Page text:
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Central banks set policy for war-torn countries

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(Bloomberg) — This week, global central banks will deliver the biggest collective assessment of a changed world since Russia’s invasion of Ukraine, new supply disruptions and a sudden inflationary shock to many economies.

Among the eight G20 members whose monetary officials will meet, the Federal Reserve’s impending interest rate hike is likely to command the spotlight.

The others will show a mosaic of policies reflecting the different impacts of the conflict on a world economy that is already adjusting to rising prices. Decisions will range from another possible rate hike at the Bank of England’s hawkish tone, to the likely result at the Bank of Japan insisting on a continued easing stance.

It is then announced that last week’s surprise decision by the European Central Bank to accelerate the reduction of stimuli. Investors are wondering what other changes might be to come.


The first is the People’s Bank of China (Tuesday). Analysts will watch closely if they cut a key rate for a second time.

While activity data for January and February likely showed a slight improvement, risks loom as geopolitical tensions worsen and oil prices rise. Beijing’s new growth target of around 5.5% this year may also imply a need for central bank support.

Adding to the case for monetary easing, China’s credit expansion slowed in February due to a long holiday and a housing market slump meant people and businesses took on less debt.

Federal Reserve

The Fed takes center stage on Wednesday. An expected quarter-point increase in the benchmark rate would be the first since 2018. President Jerome Powell has to balance the highest inflation in four decades and uncertainty linked to the war.

Data last week showed consumer prices soared 7.9% in February from a year earlier, and inflation is poised to rise further as commodity costs rise. On the eve of the Fed’s decision, investors will get another key piece of information, with a sizeable rise in the producer price index likely.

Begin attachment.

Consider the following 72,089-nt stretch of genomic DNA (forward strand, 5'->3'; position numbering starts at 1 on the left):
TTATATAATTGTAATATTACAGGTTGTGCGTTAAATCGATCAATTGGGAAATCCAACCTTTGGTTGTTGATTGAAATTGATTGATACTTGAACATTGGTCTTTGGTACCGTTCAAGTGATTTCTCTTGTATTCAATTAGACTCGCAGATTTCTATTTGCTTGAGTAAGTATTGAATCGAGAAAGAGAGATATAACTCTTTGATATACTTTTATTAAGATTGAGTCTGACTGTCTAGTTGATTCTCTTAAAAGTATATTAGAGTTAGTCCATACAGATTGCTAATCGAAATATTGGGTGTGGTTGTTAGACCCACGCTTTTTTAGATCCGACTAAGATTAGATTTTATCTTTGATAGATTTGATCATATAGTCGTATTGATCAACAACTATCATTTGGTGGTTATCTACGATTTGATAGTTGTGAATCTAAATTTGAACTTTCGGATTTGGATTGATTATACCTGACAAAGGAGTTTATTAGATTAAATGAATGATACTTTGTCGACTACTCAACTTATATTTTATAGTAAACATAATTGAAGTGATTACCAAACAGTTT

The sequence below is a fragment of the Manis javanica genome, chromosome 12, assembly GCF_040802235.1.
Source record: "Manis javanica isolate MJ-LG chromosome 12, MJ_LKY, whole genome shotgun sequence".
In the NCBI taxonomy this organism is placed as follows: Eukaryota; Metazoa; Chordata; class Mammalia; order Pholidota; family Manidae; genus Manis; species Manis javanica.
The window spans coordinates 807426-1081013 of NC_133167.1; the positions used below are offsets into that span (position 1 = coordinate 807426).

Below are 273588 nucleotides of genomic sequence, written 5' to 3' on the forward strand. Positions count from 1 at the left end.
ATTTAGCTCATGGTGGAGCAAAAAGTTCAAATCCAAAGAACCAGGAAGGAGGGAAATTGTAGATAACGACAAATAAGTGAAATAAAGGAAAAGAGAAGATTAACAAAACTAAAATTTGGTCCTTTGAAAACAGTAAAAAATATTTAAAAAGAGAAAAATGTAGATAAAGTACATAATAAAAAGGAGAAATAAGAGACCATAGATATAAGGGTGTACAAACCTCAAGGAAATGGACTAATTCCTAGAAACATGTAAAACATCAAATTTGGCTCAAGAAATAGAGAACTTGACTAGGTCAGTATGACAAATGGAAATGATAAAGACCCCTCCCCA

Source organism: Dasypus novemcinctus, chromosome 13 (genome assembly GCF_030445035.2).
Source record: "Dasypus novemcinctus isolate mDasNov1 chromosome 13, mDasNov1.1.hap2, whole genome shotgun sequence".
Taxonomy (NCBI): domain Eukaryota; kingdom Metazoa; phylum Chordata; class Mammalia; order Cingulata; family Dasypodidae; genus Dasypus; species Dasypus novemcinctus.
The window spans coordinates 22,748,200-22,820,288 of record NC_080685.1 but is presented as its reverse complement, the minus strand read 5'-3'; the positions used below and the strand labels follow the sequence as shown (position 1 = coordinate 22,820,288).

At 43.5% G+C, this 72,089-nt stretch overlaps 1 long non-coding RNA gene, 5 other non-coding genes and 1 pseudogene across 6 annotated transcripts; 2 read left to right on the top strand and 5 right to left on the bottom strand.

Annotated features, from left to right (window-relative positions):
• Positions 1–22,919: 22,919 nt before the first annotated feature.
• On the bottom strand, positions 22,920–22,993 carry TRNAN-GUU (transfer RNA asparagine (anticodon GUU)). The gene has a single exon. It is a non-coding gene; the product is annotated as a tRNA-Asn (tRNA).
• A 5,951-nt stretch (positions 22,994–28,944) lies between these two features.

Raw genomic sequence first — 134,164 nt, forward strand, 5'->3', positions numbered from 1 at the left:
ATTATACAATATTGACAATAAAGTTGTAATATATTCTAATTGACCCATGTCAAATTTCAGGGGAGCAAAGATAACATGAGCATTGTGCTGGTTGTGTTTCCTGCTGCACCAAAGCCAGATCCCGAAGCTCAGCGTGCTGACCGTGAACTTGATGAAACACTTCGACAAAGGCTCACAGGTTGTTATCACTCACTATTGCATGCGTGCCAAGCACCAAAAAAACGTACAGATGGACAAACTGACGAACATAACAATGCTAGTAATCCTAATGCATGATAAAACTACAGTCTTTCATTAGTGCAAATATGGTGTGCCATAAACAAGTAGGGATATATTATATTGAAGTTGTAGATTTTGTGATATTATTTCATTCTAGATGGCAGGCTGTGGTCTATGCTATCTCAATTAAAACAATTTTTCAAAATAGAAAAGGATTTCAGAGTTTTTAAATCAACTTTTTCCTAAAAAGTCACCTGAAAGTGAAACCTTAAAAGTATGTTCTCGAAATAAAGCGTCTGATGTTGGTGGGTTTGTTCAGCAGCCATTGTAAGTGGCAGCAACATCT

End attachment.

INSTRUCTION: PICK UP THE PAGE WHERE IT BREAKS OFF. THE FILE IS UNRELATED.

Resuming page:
In a context of inflation above the Fed’s 2% target, it is calculated in the labor market that increases sales revenue, and then on the other side the price of prizes.

In addition to raising rates, the Fed plans to reduce its balance sheet by nearly $9 trillion later in 2022 after completing purchases this month that are aimed at supporting the economy during the pandemic.


Following the Fed on Wednesday, Brazil’s central bank is expected to raise its key rate for the ninth meeting in a row, to 11.75%. That’s up from just 2% a year ago.

The driving force behind the aggressive tightening cycle is an increase in consumer prices. The central bank’s leader, Roberto Campos Neto, faces inflation that is already above 10%, three times the official target.

Just a month ago, traders and analysts in Brazil forecast the surge cycle to peak at about 12.25%, but now it is seen reaching 13.75%. For an economy forecast to barely expand this year, it’s a tough pain to process.


On Thursday the focus shifts to Bank Indonesia, which will consider food and commodity cost risks in a decision that is expected to keep rates unchanged.